• September 3, 2009, was goalie Shannon Szabados' first loss (2-4 versus US). Up to that point, her record was 9-0.[49]
Player Games played Minutes Goals against Wins Losses Ties Shutouts Save % Goals against average
Shannon Szabados 5 300 10 4 0 0 0 2.00
Kim St. Pierre 4 240 12 4 0 0 1 3.00

2010 OlympicsEdit

In the first three games, Canada took their goal total at the 2010 Games to 41 in three matches.


Members of the Olympic women's team celebrate after winning the gold medal.

  • February 14: Canada defeated Slovakia by a record-setting score of 18-0 in their opening game of the 2010 Vancouver Olympic Winter Games on Saturday. Jayna Hefford and Meghan Agosta scored three goals each for Canada who set a record for the most lopsided win women's Olympic hockey tournament history. Canada also held the previous record for the biggest blowout, a 16-0 demolition of host Italy at the Torino 2006 Olympic Games. Hefford finished with a game-high six points in front of a crowd of 16,496 at the Canada Hockey Place arena. Slovakia was making their first appearance in the women's tournament as they were promoted to the top level after winning the qualifying event. Slovakia was outshot 67-9.[50]
  • International ice hockey chief René Fasel defended the inclusion of women's hockey in the Olympic Games Sunday by stating one-sided blowouts like Canada's 18-0 thrashing of Slovakia were once a part of the men's game.[51] The IIHF president also said hockey fans are going to have to get used to the disparity between superpowers Canada and the US and the rest of the Olympic field until they can develop more female players in non-traditional hockey-playing countries. The Canadian women said they never thought twice Saturday about not running up the score against lowly Slovakia doesn't help their cause. In fact, some players stated they were giving Slovakia a taste of its own medicine as the Slovaks qualification to the Olympics included an 82-0 thumping of hockey newcomer Bulgaria.[52]

March 13: Oilers player Ethan Moreau and Leafs player Francois Beauchemin are on each end, while Olympians (l-r) Tessa Bonhomme, Becky Kellar and Jayna Hefford of the gold medal-winning women's hockey team, golden ice dancers Tessa Virtue and Scott Moir, and gold medallist bobsledder Heather Moyse participate in a ceremonial faceoff at Air Canada Centre.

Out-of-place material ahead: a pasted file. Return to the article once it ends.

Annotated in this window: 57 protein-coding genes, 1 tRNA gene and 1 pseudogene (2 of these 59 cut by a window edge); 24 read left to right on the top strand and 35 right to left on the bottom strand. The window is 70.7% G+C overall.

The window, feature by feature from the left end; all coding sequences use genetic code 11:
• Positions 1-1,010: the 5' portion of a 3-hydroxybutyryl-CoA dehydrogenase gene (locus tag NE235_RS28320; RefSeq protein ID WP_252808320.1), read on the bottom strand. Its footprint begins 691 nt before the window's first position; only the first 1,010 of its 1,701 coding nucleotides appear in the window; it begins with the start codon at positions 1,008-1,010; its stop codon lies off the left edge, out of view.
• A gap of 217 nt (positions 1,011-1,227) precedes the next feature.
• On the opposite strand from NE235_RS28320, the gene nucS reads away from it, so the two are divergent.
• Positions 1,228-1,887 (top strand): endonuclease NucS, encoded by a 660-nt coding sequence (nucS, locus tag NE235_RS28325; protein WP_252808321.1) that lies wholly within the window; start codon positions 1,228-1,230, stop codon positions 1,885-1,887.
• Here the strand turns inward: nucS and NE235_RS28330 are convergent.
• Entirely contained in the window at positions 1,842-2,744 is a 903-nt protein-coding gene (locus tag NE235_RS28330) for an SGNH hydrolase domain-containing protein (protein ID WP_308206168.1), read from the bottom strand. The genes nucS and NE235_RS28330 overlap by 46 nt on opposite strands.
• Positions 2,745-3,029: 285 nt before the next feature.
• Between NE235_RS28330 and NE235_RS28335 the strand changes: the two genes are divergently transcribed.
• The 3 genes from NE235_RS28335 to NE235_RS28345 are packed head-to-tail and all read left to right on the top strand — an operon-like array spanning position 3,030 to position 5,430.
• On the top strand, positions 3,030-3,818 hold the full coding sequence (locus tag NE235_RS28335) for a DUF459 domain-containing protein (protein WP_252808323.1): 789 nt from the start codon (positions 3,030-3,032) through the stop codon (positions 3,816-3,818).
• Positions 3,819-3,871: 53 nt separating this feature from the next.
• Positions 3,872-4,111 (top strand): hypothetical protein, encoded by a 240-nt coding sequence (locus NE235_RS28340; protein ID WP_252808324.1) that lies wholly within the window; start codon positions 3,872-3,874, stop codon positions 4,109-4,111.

• On February 17, Hayley Wickenheiser became the all-time leading Olympic goal scorer as Canada defeated Sweden 13-1. Wickenheiser reached her record total of 16 career Olympic goals by scoring once on Wednesday as Canada followed up their 18-0 win over Slovakia and 10-1 defeat of Switzerland.[53] In addition, Meghan Agosta scored a record third Olympic hat-trick in the match against Sweden to move on to eight goals in this tournament, equalling Danielle Goyette's record for most goals in one Olympic tournament, set in 1998.[54]


Date Opponent Location Time Score Record
Feb. 13 Slovakia Canada Hockey Place 5:00 PM (PST) 18 - 0 1-0
Feb. 15 Switzerland UBC Thunderbird Arena 2:30 PM (PST) 10 - 1 2-0
Feb. 17 Sweden UBC Thunderbird Arena 2:30 PM (PST) 13-1[55] 3-0
Feb. 22 Finland UBC Thunderbird Arena 17:00 PM 5-0[56]4-0
Feb. 25 USA General Motors Place 17:00 PM 2-05-0


Olympic statsEdit

Lunn 2010

The Honorable Gary Lunn congratulates the Canadian women's hockey team on their gold-medal win. From right to left: Caroline Ouellette, Marie-Philip Poulin, Jennifer Botterill and Jayna Hefford.


Player Goals Assists Points PIM Shots +/-
Meghan Agosta9615 2 25 14
Gillian Apps 3 4 7 2 20 10
Jennifer Botterill 0220 77
Tessa Bonhomme2 24 0 7 12
Jayna Hefford 571282615
Haley Irwin5 16 4 28 8
Rebecca Johnston 1 56 2 18 9
Becky Kellar0 4 4 6514
Gina Kingsbury 2 136185
Carla Macleod 2 3 5 2 9 13
Meaghan Mikkelson0 0 0 2 911
Caroline Ouellette2911 21412
Cherie Piper5510 0 1212
Marie-Phillip Poulin 527 2 14 7
Colleen Sostorics 1 56 2 7 13
Sarah Vaillancourt3 586147
Catherine Ward 134 4615
Hayley Wickenheiser 2911 0 25 14

[58] [59][60][61]


Player Games Played Minutes Goals Against Wins Losses Shutouts Save % Goals Against Average